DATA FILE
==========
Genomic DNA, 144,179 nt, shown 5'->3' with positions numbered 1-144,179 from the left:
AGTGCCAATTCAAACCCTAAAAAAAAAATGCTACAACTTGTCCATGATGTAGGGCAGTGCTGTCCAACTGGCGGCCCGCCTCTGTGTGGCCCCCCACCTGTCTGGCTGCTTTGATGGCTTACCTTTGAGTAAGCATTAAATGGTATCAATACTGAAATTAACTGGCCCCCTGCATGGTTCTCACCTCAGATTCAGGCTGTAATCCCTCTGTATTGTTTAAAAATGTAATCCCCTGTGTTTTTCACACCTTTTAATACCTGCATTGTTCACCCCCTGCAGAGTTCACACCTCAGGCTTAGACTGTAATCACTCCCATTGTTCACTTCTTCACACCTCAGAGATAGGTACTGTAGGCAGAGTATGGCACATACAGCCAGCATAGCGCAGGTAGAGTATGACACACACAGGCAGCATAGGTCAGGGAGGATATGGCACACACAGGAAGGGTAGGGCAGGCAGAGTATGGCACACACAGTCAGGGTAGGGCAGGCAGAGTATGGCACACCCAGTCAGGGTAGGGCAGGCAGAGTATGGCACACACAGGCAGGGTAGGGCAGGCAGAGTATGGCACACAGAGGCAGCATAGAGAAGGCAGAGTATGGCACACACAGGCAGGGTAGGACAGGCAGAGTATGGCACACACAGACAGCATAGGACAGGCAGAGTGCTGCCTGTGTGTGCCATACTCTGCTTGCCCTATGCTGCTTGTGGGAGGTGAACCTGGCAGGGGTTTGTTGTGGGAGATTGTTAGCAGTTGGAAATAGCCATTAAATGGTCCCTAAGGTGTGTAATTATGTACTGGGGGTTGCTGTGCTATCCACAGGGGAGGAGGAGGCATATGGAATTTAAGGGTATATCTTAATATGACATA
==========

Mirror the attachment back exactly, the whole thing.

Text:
Genomic DNA, 144,179 nt, shown 5'->3' with positions numbered 1-144,179 from the left:
AGTGCCAATTCAAACCCTAAAAAAAAAATGCTACAACTTGTCCATGATGTAGGGCAGTGCTGTCCAACTGGCGGCCCGCCTCTGTGTGGCCCCCCACCTGTCTGGCTGCTTTGATGGCTTACCTTTGAGTAAGCATTAAATGGTATCAATACTGAAATTAACTGGCCCCCTGCATGGTTCTCACCTCAGATTCAGGCTGTAATCCCTCTGTATTGTTTAAAAATGTAATCCCCTGTGTTTTTCACACCTTTTAATACCTGCATTGTTCACCCCCTGCAGAGTTCACACCTCAGGCTTAGACTGTAATCACTCCCATTGTTCACTTCTTCACACCTCAGAGATAGGTACTGTAGGCAGAGTATGGCACATACAGCCAGCATAGCGCAGGTAGAGTATGACACACACAGGCAGCATAGGTCAGGGAGGATATGGCACACACAGGAAGGGTAGGGCAGGCAGAGTATGGCACACACAGTCAGGGTAGGGCAGGCAGAGTATGGCACACCCAGTCAGGGTAGGGCAGGCAGAGTATGGCACACACAGGCAGGGTAGGGCAGGCAGAGTATGGCACACAGAGGCAGCATAGAGAAGGCAGAGTATGGCACACACAGGCAGGGTAGGACAGGCAGAGTATGGCACACACAGACAGCATAGGACAGGCAGAGTGCTGCCTGTGTGTGCCATACTCTGCTTGCCCTATGCTGCTTGTGGGAGGTGAACCTGGCAGGGGTTTGTTGTGGGAGATTGTTAGCAGTTGGAAATAGCCATTAAATGGTCCCTAAGGTGTGTAATTATGTACTGGGGGTTGCTGTGCTATCCACAGGGGAGGAGGAGGCATATGGAATTTAAGGGTATATCTTAATATGACATA